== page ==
Choice on the box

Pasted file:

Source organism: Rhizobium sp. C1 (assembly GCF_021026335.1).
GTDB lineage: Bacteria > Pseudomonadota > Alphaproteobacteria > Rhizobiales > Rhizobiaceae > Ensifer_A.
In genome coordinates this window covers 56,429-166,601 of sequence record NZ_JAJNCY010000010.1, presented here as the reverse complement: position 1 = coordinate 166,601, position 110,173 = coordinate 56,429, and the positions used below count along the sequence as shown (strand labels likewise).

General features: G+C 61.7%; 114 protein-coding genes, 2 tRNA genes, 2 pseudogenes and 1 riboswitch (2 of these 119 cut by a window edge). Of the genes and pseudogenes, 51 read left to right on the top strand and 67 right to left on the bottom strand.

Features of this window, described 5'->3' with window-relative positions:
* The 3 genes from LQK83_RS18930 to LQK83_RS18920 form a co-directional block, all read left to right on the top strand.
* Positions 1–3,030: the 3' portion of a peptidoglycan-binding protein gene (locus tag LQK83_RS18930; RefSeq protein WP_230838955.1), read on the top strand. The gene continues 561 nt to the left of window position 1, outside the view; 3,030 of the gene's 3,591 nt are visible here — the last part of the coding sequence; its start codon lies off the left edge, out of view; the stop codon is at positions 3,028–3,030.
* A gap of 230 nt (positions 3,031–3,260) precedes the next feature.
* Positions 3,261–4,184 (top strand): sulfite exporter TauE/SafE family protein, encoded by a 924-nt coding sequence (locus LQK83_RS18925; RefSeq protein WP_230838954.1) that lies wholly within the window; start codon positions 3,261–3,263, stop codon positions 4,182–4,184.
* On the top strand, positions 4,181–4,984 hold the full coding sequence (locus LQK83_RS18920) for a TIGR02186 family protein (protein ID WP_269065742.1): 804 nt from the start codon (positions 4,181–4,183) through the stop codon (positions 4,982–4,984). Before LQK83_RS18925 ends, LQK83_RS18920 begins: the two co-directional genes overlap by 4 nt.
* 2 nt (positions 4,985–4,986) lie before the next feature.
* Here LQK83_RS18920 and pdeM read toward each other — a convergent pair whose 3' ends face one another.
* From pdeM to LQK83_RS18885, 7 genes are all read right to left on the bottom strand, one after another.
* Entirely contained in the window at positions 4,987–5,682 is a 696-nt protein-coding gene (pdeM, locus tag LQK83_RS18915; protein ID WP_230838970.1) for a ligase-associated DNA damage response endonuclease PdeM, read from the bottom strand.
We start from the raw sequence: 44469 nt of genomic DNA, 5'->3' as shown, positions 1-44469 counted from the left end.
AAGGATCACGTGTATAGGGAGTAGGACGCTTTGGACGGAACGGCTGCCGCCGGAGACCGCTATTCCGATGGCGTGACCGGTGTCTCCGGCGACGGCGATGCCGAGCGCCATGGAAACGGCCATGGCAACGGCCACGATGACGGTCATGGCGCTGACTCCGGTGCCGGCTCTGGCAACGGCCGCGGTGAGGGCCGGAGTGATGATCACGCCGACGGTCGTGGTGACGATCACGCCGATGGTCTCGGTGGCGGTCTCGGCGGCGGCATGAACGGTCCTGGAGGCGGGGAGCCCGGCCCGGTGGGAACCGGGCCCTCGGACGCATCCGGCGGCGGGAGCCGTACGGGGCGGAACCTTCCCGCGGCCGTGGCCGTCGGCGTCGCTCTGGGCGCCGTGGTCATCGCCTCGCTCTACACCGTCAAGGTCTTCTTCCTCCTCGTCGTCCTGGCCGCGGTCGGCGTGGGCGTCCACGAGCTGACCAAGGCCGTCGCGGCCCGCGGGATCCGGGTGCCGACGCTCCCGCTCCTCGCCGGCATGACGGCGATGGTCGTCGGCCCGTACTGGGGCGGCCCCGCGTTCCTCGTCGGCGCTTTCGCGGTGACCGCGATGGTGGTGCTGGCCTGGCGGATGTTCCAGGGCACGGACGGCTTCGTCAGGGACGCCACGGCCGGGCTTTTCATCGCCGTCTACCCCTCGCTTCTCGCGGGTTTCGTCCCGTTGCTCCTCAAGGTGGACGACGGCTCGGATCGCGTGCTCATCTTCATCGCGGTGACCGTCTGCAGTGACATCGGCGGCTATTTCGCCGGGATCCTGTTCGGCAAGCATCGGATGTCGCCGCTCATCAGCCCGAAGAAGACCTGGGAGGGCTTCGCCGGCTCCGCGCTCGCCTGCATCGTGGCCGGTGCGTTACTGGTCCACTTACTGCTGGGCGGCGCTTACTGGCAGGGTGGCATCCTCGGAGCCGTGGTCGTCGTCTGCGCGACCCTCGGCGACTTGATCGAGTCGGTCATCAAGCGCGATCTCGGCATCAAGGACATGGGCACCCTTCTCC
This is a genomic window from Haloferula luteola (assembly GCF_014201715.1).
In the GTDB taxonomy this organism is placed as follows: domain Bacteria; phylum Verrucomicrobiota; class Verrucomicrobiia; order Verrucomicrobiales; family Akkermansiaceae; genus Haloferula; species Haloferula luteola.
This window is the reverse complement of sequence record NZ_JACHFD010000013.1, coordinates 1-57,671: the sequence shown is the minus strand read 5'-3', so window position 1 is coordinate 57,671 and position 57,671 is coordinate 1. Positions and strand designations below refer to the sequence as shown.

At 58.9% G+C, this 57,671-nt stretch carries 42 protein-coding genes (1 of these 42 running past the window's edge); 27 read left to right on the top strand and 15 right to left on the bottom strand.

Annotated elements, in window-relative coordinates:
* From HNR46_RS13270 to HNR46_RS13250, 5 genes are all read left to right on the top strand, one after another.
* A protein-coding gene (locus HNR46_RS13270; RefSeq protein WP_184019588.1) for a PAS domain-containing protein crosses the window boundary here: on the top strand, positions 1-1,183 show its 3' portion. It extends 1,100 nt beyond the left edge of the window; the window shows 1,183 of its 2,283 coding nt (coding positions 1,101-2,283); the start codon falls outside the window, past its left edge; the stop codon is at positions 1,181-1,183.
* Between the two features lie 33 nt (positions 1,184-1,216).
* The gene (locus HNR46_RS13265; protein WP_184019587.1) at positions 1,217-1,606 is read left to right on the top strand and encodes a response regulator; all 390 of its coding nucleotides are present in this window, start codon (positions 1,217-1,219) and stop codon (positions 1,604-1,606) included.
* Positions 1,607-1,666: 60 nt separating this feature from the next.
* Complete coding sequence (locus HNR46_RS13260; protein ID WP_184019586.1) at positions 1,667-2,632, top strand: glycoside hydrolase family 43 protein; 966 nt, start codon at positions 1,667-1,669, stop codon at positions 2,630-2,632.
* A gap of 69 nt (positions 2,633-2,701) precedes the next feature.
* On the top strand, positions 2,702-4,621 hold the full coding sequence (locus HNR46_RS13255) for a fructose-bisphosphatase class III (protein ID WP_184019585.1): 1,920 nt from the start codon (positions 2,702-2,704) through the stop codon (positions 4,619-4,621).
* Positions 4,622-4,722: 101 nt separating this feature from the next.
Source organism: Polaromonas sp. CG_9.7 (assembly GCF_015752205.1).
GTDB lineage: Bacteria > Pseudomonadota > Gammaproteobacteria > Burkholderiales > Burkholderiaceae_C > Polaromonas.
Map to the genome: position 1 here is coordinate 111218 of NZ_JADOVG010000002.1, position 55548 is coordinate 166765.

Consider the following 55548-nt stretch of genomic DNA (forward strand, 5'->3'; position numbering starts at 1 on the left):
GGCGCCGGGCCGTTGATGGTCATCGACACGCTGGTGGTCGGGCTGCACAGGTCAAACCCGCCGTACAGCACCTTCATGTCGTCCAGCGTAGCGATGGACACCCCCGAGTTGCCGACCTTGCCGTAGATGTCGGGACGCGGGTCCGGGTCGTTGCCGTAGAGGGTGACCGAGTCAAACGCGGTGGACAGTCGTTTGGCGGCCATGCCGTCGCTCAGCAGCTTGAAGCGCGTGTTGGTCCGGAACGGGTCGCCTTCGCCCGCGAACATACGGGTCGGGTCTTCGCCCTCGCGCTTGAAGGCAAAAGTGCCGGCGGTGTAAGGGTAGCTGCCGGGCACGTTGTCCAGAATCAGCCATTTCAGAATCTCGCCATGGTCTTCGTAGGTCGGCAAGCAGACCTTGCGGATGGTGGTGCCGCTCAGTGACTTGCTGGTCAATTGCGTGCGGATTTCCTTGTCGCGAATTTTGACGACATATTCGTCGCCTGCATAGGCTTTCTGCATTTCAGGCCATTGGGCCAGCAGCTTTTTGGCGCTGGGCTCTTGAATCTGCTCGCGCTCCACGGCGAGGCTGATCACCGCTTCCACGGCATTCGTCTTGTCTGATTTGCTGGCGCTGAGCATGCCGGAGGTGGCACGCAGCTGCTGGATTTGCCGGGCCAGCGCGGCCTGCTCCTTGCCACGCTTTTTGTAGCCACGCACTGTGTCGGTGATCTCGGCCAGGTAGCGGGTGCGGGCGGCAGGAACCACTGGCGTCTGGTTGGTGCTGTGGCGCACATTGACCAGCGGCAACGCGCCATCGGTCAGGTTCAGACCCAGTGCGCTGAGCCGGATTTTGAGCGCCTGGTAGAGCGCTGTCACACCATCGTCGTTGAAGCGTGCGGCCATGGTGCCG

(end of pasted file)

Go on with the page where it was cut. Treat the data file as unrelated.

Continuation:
LEFT TO themselves, our broadcasters and their regulators would have spent 60 years getting as far as a choice of four tele- vision channels. (In New York, you get a choice of 37, but Americans, as is well known, so admire our programmes that they cannot think why we buy theirs.) A fifth would be somewhere in the same time frame as the rail link to the Channel Tun- nel. There would also be an all-British satellite, somewhere up there in an English heaven, but tied by invisible strings to the Brompton Road, home of the commission which had licensed it. These cosy arrange- ments have not turned out to be water- proof. Choice is creeping in. Satellites from places like Luxembourg have invaded our air-space. Foreigners like Rupert Murdoch have taken advantage of them. Customers have been found willing to pay cash for choice — quite apart from the poll tax they pay for the BBC's services, whether they want them or not. Cables, now that choice can come with them, are tunnelling under our streets like power-assisted rattlesnakes. Good heavens, we may even get subversive material such as appears on City pages invading the privacy of our own homes. (Our television does not now offer that choice.) Meanwhile the franchise compa- nies are losing their share of advertising revenue. Hence their rush to merge, as soon as Peter Brooke has read the banns. What will an envious world say to that, if it notices? Its response might not be suitable for family viewing.